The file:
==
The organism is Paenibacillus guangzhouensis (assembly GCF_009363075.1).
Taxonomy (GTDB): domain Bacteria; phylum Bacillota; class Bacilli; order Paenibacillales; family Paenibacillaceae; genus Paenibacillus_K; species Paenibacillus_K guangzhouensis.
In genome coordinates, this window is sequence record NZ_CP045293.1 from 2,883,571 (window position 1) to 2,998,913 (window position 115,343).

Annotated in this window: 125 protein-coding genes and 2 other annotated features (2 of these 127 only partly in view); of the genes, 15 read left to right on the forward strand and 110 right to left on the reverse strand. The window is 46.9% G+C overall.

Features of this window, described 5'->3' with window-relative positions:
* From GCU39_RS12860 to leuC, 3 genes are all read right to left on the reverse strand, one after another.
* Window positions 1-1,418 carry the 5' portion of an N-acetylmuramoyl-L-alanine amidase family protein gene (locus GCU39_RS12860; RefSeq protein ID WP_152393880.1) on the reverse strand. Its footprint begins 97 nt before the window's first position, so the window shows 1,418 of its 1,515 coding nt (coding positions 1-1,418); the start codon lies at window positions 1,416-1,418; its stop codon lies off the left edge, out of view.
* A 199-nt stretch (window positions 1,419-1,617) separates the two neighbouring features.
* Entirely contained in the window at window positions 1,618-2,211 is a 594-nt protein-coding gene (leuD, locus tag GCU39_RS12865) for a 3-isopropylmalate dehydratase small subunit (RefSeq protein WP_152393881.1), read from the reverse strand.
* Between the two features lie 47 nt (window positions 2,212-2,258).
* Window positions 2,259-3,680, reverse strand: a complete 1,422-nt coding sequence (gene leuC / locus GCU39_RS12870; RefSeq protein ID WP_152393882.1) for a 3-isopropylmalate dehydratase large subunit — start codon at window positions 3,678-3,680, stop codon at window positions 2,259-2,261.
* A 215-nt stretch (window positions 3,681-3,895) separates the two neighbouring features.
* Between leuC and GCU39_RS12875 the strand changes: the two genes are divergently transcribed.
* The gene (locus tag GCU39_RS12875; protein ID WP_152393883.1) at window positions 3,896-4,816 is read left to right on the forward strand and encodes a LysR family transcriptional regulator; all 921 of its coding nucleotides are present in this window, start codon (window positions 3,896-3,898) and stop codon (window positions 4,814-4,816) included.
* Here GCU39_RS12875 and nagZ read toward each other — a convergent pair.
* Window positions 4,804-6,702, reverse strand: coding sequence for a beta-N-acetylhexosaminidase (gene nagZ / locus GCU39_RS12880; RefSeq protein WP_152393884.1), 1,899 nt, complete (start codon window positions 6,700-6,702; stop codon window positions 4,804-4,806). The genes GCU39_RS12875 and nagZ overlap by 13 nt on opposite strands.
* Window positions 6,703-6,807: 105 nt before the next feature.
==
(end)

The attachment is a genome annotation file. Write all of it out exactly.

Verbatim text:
The organism is Paenibacillus guangzhouensis (assembly GCF_009363075.1).
Taxonomy (GTDB): domain Bacteria; phylum Bacillota; class Bacilli; order Paenibacillales; family Paenibacillaceae; genus Paenibacillus_K; species Paenibacillus_K guangzhouensis.
In genome coordinates, this window is sequence record NZ_CP045293.1 from 2,883,571 (window position 1) to 2,998,913 (window position 115,343).

Annotated in this window: 125 protein-coding genes and 2 other annotated features (2 of these 127 only partly in view); of the genes, 15 read left to right on the forward strand and 110 right to left on the reverse strand. The window is 46.9% G+C overall.

Features of this window, described 5'->3' with window-relative positions:
* From GCU39_RS12860 to leuC, 3 genes are all read right to left on the reverse strand, one after another.
* Window positions 1-1,418 carry the 5' portion of an N-acetylmuramoyl-L-alanine amidase family protein gene (locus GCU39_RS12860; RefSeq protein ID WP_152393880.1) on the reverse strand. Its footprint begins 97 nt before the window's first position, so the window shows 1,418 of its 1,515 coding nt (coding positions 1-1,418); the start codon lies at window positions 1,416-1,418; its stop codon lies off the left edge, out of view.
* A 199-nt stretch (window positions 1,419-1,617) separates the two neighbouring features.
* Entirely contained in the window at window positions 1,618-2,211 is a 594-nt protein-coding gene (leuD, locus tag GCU39_RS12865) for a 3-isopropylmalate dehydratase small subunit (RefSeq protein WP_152393881.1), read from the reverse strand.
* Between the two features lie 47 nt (window positions 2,212-2,258).
* Window positions 2,259-3,680, reverse strand: a complete 1,422-nt coding sequence (gene leuC / locus GCU39_RS12870; RefSeq protein ID WP_152393882.1) for a 3-isopropylmalate dehydratase large subunit — start codon at window positions 3,678-3,680, stop codon at window positions 2,259-2,261.
* A 215-nt stretch (window positions 3,681-3,895) separates the two neighbouring features.
* Between leuC and GCU39_RS12875 the strand changes: the two genes are divergently transcribed.
* The gene (locus tag GCU39_RS12875; protein ID WP_152393883.1) at window positions 3,896-4,816 is read left to right on the forward strand and encodes a LysR family transcriptional regulator; all 921 of its coding nucleotides are present in this window, start codon (window positions 3,896-3,898) and stop codon (window positions 4,814-4,816) included.
* Here GCU39_RS12875 and nagZ read toward each other — a convergent pair.
* Window positions 4,804-6,702, reverse strand: coding sequence for a beta-N-acetylhexosaminidase (gene nagZ / locus GCU39_RS12880; RefSeq protein WP_152393884.1), 1,899 nt, complete (start codon window positions 6,700-6,702; stop codon window positions 4,804-4,806). The genes GCU39_RS12875 and nagZ overlap by 13 nt on opposite strands.
* Window positions 6,703-6,807: 105 nt before the next feature.